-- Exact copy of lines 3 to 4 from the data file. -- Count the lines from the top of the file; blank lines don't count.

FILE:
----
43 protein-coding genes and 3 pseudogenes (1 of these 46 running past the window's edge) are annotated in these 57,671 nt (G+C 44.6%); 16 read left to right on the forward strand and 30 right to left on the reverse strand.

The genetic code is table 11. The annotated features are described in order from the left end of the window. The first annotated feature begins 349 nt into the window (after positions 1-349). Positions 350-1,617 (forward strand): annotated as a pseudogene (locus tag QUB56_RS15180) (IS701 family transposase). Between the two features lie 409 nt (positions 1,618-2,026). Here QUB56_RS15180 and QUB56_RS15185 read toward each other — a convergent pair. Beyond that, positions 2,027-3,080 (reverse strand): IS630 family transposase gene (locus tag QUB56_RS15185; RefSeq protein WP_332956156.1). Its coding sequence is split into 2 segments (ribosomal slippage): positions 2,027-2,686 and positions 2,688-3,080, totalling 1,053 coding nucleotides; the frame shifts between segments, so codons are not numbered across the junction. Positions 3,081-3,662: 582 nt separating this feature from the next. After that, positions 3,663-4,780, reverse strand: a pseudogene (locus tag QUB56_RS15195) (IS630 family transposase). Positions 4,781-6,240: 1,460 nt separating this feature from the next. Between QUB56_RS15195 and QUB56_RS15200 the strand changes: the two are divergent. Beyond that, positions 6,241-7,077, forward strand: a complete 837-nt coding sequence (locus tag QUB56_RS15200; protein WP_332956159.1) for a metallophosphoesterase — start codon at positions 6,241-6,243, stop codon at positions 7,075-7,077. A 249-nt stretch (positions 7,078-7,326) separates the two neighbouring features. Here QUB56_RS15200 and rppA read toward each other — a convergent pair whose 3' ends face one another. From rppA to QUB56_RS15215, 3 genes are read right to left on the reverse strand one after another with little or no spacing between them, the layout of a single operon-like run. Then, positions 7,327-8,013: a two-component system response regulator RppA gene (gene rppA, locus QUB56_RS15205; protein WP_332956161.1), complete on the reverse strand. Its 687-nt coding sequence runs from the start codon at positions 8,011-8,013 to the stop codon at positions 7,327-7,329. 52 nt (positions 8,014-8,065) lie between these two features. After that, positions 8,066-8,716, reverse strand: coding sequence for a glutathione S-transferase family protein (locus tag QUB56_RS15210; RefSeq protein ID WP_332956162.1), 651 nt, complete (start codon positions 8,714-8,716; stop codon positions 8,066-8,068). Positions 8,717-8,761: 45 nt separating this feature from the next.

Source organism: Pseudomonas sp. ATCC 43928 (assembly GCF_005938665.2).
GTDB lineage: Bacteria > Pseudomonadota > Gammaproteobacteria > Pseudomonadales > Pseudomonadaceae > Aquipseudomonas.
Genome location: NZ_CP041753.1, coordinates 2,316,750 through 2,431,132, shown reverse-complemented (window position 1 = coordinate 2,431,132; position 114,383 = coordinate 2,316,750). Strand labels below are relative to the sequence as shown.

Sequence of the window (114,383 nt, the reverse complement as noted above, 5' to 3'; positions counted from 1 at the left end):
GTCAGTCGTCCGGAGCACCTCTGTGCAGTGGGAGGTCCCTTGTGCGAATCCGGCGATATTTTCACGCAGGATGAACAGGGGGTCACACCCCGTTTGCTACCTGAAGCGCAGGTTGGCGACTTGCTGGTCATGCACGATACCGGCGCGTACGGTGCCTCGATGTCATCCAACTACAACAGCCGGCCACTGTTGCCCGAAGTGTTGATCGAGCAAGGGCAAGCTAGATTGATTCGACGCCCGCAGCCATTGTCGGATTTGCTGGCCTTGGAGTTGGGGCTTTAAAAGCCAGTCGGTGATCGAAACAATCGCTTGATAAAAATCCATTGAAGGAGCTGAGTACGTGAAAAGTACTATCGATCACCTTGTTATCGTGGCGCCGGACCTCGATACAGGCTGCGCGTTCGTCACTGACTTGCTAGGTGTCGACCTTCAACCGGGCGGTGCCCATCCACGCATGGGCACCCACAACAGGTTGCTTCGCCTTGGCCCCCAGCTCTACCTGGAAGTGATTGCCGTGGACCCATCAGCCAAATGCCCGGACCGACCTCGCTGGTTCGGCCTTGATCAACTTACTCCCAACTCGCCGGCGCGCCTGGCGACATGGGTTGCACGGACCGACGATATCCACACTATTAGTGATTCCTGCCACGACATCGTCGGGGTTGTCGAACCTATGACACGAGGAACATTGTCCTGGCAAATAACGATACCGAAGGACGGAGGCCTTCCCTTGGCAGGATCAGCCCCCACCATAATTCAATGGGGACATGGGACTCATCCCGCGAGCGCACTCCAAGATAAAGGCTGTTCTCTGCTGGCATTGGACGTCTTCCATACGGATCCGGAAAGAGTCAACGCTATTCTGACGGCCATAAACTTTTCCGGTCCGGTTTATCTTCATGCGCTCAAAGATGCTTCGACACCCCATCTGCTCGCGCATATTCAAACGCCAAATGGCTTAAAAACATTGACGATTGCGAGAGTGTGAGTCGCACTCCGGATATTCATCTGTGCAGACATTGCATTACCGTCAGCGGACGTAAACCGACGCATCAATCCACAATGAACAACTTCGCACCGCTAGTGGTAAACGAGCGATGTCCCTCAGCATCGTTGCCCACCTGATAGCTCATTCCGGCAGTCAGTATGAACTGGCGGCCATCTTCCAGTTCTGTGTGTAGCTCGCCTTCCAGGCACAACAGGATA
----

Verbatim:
Source organism: Pseudomonas sp. ATCC 43928 (assembly GCF_005938665.2).
GTDB lineage: Bacteria > Pseudomonadota > Gammaproteobacteria > Pseudomonadales > Pseudomonadaceae > Aquipseudomonas.